The combination of adaptive optics (AO) and optical coherence tomography (OCT) has been successfully applied to in
vivo retinal imaging, motivated by the potential of unprecedented 3D resolution. The eye, however, not only suffers from
monochromatic aberrations, which are corrected by AO, but also substantial chromatic aberrations, which are not. To
correct chromatic aberrations, achromatizing lenses have been recently employed in ultrahigh resolution AO-OCT
instruments. These lenses, like their earlier predecessors for vision improvement, effectively correct the eye's
longitudinal chromatic aberration (LCA), but make no attempt at the complementary transverse chromatic aberration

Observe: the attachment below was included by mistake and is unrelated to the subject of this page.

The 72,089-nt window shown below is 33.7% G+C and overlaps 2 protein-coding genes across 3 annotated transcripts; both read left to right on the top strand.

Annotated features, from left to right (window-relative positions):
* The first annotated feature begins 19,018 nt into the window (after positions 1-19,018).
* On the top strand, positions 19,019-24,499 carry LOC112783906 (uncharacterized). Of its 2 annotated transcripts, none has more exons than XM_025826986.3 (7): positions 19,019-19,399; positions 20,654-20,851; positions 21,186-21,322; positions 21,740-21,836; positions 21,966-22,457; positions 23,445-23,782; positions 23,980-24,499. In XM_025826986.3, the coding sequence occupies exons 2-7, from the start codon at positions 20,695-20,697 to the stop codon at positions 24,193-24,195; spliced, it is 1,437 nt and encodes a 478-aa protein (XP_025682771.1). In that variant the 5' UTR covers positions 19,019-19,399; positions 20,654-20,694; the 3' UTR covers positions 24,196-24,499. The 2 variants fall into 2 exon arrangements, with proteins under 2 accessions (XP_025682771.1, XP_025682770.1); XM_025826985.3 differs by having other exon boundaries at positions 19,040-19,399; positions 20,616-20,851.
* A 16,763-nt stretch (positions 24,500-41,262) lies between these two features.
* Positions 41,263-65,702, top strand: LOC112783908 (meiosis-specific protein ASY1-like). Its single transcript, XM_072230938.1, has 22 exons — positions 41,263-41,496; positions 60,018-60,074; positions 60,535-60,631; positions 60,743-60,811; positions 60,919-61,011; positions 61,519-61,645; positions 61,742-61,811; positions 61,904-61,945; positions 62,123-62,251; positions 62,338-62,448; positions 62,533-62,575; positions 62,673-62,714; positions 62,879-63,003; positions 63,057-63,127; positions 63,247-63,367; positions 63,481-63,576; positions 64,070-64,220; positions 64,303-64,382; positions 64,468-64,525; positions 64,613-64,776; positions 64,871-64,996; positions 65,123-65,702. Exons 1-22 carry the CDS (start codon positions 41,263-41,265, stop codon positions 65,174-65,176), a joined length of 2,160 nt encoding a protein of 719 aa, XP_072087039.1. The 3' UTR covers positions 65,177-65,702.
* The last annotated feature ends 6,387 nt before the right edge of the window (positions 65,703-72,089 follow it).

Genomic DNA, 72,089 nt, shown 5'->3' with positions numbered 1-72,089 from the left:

(TCA). This raises an important concern as to the degrading impact of TCA on the 3D resolution of AO-OCT and OCT retina cameras. To address this, we undertook a theoretical analysis of TCA for high-resolution retinal imaging. The theoretical analysis included the two primary contributors of TCA for retinal imaging: (1) errors in the lateral positioning of the eye and (2) off-axis imaging. The analysis predicted the extent to which TCA impacts retinal imaging and the conditions under which it can be held at acceptable levels for AO-OCT and OCT. Several near-infrared bands were chosen that correspond to common OCT light sources.